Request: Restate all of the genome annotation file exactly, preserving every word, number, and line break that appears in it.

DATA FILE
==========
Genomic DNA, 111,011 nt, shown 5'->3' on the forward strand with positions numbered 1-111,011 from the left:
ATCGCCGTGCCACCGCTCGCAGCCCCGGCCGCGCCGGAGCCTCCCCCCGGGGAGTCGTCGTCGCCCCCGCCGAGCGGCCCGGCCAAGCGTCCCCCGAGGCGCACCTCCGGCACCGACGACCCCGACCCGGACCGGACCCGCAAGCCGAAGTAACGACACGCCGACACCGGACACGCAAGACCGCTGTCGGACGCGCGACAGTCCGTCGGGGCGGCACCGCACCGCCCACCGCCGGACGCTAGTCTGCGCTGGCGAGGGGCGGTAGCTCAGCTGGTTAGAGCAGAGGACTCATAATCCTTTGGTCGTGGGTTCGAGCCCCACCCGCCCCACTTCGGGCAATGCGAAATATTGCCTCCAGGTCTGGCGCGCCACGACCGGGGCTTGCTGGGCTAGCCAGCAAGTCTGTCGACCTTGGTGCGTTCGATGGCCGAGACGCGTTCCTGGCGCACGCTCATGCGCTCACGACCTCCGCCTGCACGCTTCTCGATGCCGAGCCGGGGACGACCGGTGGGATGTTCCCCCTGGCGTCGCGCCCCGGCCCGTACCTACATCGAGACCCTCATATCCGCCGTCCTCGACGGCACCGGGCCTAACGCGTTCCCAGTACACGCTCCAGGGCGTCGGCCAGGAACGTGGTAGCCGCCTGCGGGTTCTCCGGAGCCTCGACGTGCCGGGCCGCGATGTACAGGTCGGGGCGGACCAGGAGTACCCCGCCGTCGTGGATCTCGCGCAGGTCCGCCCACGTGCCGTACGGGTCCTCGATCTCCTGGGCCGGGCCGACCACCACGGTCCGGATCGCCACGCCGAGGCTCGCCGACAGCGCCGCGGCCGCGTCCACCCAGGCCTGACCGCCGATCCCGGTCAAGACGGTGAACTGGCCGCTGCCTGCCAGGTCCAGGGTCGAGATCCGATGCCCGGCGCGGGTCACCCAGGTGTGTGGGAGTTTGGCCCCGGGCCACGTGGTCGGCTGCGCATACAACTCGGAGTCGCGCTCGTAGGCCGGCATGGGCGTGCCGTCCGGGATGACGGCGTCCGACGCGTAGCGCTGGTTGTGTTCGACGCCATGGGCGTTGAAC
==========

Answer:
Genomic DNA, 111,011 nt, shown 5'->3' on the forward strand with positions numbered 1-111,011 from the left:
ATCGCCGTGCCACCGCTCGCAGCCCCGGCCGCGCCGGAGCCTCCCCCCGGGGAGTCGTCGTCGCCCCCGCCGAGCGGCCCGGCCAAGCGTCCCCCGAGGCGCACCTCCGGCACCGACGACCCCGACCCGGACCGGACCCGCAAGCCGAAGTAACGACACGCCGACACCGGACACGCAAGACCGCTGTCGGACGCGCGACAGTCCGTCGGGGCGGCACCGCACCGCCCACCGCCGGACGCTAGTCTGCGCTGGCGAGGGGCGGTAGCTCAGCTGGTTAGAGCAGAGGACTCATAATCCTTTGGTCGTGGGTTCGAGCCCCACCCGCCCCACTTCGGGCAATGCGAAATATTGCCTCCAGGTCTGGCGCGCCACGACCGGGGCTTGCTGGGCTAGCCAGCAAGTCTGTCGACCTTGGTGCGTTCGATGGCCGAGACGCGTTCCTGGCGCACGCTCATGCGCTCACGACCTCCGCCTGCACGCTTCTCGATGCCGAGCCGGGGACGACCGGTGGGATGTTCCCCCTGGCGTCGCGCCCCGGCCCGTACCTACATCGAGACCCTCATATCCGCCGTCCTCGACGGCACCGGGCCTAACGCGTTCCCAGTACACGCTCCAGGGCGTCGGCCAGGAACGTGGTAGCCGCCTGCGGGTTCTCCGGAGCCTCGACGTGCCGGGCCGCGATGTACAGGTCGGGGCGGACCAGGAGTACCCCGCCGTCGTGGATCTCGCGCAGGTCCGCCCACGTGCCGTACGGGTCCTCGATCTCCTGGGCCGGGCCGACCACCACGGTCCGGATCGCCACGCCGAGGCTCGCCGACAGCGCCGCGGCCGCGTCCACCCAGGCCTGACCGCCGATCCCGGTCAAGACGGTGAACTGGCCGCTGCCTGCCAGGTCCAGGGTCGAGATCCGATGCCCGGCGCGGGTCACCCAGGTGTGTGGGAGTTTGGCCCCGGGCCACGTGGTCGGCTGCGCATACAACTCGGAGTCGCGCTCGTAGGCCGGCATGGGCGTGCCGTCCGGGATGACGGCGTCCGACGCGTAGCGCTGGTTGTGTTCGACGCCATGGGCGTTGAAC